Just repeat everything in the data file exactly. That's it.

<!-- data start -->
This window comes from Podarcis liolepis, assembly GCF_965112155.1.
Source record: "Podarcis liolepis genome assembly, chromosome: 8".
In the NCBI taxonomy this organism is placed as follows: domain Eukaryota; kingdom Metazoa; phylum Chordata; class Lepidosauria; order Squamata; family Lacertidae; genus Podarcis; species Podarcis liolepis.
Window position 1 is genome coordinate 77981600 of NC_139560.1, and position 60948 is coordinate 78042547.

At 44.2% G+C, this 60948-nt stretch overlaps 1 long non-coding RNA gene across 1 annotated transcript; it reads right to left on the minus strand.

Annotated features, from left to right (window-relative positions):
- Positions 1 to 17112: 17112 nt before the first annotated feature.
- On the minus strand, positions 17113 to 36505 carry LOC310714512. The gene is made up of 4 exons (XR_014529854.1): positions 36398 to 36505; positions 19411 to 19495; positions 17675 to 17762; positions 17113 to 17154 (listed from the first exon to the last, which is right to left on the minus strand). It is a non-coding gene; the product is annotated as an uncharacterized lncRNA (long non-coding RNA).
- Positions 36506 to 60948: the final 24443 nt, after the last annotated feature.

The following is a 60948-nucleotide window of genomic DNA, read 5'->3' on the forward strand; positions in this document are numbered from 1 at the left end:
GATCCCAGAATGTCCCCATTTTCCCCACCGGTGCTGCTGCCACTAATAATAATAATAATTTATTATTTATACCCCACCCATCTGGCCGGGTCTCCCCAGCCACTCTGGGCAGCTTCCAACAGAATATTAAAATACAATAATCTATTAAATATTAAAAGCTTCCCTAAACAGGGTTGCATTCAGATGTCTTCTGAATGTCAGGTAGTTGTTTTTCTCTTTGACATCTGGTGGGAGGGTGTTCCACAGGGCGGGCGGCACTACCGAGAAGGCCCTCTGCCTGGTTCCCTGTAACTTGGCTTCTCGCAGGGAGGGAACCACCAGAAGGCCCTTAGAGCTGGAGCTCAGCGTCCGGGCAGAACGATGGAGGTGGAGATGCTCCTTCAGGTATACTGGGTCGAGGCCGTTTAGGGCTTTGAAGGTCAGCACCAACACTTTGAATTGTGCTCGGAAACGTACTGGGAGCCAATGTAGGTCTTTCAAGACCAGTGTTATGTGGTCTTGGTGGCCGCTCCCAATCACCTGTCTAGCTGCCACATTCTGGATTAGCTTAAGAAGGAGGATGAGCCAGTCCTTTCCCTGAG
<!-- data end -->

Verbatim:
This window comes from Podarcis liolepis, assembly GCF_965112155.1.
Source record: "Podarcis liolepis genome assembly, chromosome: 8".
In the NCBI taxonomy this organism is placed as follows: domain Eukaryota; kingdom Metazoa; phylum Chordata; class Lepidosauria; order Squamata; family Lacertidae; genus Podarcis; species Podarcis liolepis.
Window position 1 is genome coordinate 77981600 of NC_139560.1, and position 60948 is coordinate 78042547.

At 44.2% G+C, this 60948-nt stretch overlaps 1 long non-coding RNA gene across 1 annotated transcript; it reads right to left on the minus strand.

Annotated features, from left to right (window-relative positions):
- Positions 1 to 17112: 17112 nt before the first annotated feature.
- On the minus strand, positions 17113 to 36505 carry LOC310714512. The gene is made up of 4 exons (XR_014529854.1): positions 36398 to 36505; positions 19411 to 19495; positions 17675 to 17762; positions 17113 to 17154 (listed from the first exon to the last, which is right to left on the minus strand). It is a non-coding gene; the product is annotated as an uncharacterized lncRNA (long non-coding RNA).
- Positions 36506 to 60948: the final 24443 nt, after the last annotated feature.

The following is a 60948-nucleotide window of genomic DNA, read 5'->3' on the forward strand; positions in this document are numbered from 1 at the left end:
GATCCCAGAATGTCCCCATTTTCCCCACCGGTGCTGCTGCCACTAATAATAATAATAATTTATTATTTATACCCCACCCATCTGGCCGGGTCTCCCCAGCCACTCTGGGCAGCTTCCAACAGAATATTAAAATACAATAATCTATTAAATATTAAAAGCTTCCCTAAACAGGGTTGCATTCAGATGTCTTCTGAATGTCAGGTAGTTGTTTTTCTCTTTGACATCTGGTGGGAGGGTGTTCCACAGGGCGGGCGGCACTACCGAGAAGGCCCTCTGCCTGGTTCCCTGTAACTTGGCTTCTCGCAGGGAGGGAACCACCAGAAGGCCCTTAGAGCTGGAGCTCAGCGTCCGGGCAGAACGATGGAGGTGGAGATGCTCCTTCAGGTATACTGGGTCGAGGCCGTTTAGGGCTTTGAAGGTCAGCACCAACACTTTGAATTGTGCTCGGAAACGTACTGGGAGCCAATGTAGGTCTTTCAAGACCAGTGTTATGTGGTCTTGGTGGCCGCTCCCAATCACCTGTCTAGCTGCCACATTCTGGATTAGCTTAAGAAGGAGGATGAGCCAGTCCTTTCCCTGAG